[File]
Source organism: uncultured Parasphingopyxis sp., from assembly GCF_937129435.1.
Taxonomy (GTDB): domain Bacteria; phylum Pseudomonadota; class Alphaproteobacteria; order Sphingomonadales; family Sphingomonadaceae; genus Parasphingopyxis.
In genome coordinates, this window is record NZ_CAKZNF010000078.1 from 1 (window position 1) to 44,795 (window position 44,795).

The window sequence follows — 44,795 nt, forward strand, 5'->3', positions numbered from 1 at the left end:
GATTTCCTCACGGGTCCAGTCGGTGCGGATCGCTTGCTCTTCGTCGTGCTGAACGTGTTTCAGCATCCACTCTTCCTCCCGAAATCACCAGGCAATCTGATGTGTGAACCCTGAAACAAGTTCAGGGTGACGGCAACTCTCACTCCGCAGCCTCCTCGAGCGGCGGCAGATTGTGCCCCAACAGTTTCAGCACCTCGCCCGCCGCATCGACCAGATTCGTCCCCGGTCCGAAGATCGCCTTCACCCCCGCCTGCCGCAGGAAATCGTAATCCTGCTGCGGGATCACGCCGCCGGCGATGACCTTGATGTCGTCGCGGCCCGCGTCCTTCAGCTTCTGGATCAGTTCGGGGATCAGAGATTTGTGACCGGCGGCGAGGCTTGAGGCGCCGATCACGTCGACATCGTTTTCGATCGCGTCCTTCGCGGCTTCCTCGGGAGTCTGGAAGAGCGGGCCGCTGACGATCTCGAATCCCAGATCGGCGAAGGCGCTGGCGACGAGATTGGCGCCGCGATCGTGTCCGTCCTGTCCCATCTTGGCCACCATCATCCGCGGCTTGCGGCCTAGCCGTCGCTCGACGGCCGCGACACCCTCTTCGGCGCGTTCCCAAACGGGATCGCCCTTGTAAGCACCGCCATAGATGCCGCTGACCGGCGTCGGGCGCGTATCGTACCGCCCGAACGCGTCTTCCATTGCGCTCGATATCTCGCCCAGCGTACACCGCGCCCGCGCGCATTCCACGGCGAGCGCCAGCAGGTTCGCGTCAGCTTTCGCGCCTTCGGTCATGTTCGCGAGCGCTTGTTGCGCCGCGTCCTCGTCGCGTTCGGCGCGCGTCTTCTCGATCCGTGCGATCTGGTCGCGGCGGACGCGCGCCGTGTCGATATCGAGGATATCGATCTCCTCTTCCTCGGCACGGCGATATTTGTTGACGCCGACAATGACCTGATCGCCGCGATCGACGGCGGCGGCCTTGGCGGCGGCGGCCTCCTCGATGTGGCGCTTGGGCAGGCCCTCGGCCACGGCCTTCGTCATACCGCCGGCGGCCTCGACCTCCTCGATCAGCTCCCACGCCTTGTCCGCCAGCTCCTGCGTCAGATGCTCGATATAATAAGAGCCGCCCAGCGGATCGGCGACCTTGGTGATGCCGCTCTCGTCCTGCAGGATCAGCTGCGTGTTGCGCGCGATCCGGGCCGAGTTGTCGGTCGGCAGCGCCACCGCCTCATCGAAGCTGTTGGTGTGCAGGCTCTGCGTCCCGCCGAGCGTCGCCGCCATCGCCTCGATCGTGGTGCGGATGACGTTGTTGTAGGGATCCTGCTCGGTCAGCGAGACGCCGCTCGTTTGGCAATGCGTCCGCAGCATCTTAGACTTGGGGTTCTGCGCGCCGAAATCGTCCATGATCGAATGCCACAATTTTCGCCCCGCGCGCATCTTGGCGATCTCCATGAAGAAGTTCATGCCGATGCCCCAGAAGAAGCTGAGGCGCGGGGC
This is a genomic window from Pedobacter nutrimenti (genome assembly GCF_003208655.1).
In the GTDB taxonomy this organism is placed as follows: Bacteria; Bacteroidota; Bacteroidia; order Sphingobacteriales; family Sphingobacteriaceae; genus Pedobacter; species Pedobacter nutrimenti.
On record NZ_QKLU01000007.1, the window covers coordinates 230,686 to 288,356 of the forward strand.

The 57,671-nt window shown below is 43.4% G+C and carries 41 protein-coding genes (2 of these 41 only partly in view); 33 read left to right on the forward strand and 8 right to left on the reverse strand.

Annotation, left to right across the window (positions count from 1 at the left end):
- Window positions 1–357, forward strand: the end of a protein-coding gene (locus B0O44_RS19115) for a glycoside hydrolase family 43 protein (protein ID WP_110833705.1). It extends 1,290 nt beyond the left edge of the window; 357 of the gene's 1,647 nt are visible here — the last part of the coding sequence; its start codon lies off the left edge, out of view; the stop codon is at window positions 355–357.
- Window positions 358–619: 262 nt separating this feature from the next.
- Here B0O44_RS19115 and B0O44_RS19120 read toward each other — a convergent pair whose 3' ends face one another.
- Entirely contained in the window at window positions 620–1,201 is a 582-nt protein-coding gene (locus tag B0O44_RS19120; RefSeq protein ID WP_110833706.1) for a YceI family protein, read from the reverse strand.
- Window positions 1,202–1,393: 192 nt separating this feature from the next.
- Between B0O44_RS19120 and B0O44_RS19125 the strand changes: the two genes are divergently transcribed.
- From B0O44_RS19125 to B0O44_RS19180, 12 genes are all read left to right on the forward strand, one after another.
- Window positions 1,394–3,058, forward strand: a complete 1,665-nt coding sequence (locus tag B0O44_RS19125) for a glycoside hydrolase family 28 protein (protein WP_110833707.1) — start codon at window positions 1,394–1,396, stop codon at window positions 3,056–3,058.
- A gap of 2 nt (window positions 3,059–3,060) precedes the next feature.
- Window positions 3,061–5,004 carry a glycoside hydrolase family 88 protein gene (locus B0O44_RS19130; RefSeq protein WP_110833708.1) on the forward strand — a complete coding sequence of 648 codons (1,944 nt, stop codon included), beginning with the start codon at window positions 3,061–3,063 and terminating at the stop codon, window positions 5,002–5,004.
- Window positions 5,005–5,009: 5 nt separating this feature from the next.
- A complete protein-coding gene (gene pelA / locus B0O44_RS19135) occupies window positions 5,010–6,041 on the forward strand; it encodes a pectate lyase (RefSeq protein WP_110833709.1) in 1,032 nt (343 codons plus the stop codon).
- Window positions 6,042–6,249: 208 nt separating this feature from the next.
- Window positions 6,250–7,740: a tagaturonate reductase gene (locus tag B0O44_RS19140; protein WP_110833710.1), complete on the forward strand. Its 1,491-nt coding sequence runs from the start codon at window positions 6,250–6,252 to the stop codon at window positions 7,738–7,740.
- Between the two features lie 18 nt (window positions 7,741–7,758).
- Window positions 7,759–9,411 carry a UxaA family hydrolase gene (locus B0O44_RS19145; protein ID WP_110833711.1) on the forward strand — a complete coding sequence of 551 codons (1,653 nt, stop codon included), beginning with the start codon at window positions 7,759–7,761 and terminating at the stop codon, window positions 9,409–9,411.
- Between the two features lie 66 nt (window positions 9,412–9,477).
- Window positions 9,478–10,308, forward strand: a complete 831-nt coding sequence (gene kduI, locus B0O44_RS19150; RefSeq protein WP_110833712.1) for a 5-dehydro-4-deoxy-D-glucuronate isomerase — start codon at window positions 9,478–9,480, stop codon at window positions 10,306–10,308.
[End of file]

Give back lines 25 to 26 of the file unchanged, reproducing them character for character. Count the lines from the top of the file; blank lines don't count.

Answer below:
- Between the two features lie 18 nt (window positions 7,741–7,758).
- Window positions 7,759–9,411 carry a UxaA family hydrolase gene (locus B0O44_RS19145; protein ID WP_110833711.1) on the forward strand — a complete coding sequence of 551 codons (1,653 nt, stop codon included), beginning with the start codon at window positions 7,759–7,761 and terminating at the stop codon, window positions 9,409–9,411.